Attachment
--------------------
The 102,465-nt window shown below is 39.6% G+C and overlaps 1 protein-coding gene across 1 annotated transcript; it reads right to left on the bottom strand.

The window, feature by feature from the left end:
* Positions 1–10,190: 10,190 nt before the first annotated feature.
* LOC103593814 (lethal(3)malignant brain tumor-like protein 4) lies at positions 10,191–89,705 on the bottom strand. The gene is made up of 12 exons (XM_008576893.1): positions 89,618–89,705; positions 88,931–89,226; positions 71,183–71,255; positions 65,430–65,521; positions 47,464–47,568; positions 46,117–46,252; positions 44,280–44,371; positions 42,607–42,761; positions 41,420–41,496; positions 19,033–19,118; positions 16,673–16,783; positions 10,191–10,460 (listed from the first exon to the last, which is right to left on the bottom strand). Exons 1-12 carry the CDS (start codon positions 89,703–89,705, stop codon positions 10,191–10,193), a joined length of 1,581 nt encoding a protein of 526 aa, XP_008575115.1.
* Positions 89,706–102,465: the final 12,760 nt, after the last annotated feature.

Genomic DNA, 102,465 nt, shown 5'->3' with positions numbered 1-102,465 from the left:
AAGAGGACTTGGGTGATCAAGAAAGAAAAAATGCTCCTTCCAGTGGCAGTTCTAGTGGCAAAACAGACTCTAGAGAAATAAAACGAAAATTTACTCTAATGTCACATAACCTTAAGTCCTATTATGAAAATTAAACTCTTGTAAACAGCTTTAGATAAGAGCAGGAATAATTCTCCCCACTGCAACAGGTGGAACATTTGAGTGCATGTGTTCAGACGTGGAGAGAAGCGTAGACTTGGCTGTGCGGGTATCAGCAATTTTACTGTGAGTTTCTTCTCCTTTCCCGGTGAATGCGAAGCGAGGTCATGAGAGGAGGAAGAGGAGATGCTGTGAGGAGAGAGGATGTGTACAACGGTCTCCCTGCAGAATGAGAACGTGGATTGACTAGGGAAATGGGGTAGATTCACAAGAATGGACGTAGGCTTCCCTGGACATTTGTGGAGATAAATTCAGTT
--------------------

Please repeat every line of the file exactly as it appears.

The 102,465-nt window shown below is 39.6% G+C and overlaps 1 protein-coding gene across 1 annotated transcript; it reads right to left on the bottom strand.

The window, feature by feature from the left end:
* Positions 1–10,190: 10,190 nt before the first annotated feature.
* LOC103593814 (lethal(3)malignant brain tumor-like protein 4) lies at positions 10,191–89,705 on the bottom strand. The gene is made up of 12 exons (XM_008576893.1): positions 89,618–89,705; positions 88,931–89,226; positions 71,183–71,255; positions 65,430–65,521; positions 47,464–47,568; positions 46,117–46,252; positions 44,280–44,371; positions 42,607–42,761; positions 41,420–41,496; positions 19,033–19,118; positions 16,673–16,783; positions 10,191–10,460 (listed from the first exon to the last, which is right to left on the bottom strand). Exons 1-12 carry the CDS (start codon positions 89,703–89,705, stop codon positions 10,191–10,193), a joined length of 1,581 nt encoding a protein of 526 aa, XP_008575115.1.
* Positions 89,706–102,465: the final 12,760 nt, after the last annotated feature.

Genomic DNA, 102,465 nt, shown 5'->3' with positions numbered 1-102,465 from the left:
AAGAGGACTTGGGTGATCAAGAAAGAAAAAATGCTCCTTCCAGTGGCAGTTCTAGTGGCAAAACAGACTCTAGAGAAATAAAACGAAAATTTACTCTAATGTCACATAACCTTAAGTCCTATTATGAAAATTAAACTCTTGTAAACAGCTTTAGATAAGAGCAGGAATAATTCTCCCCACTGCAACAGGTGGAACATTTGAGTGCATGTGTTCAGACGTGGAGAGAAGCGTAGACTTGGCTGTGCGGGTATCAGCAATTTTACTGTGAGTTTCTTCTCCTTTCCCGGTGAATGCGAAGCGAGGTCATGAGAGGAGGAAGAGGAGATGCTGTGAGGAGAGAGGATGTGTACAACGGTCTCCCTGCAGAATGAGAACGTGGATTGACTAGGGAAATGGGGTAGATTCACAAGAATGGACGTAGGCTTCCCTGGACATTTGTGGAGATAAATTCAGTT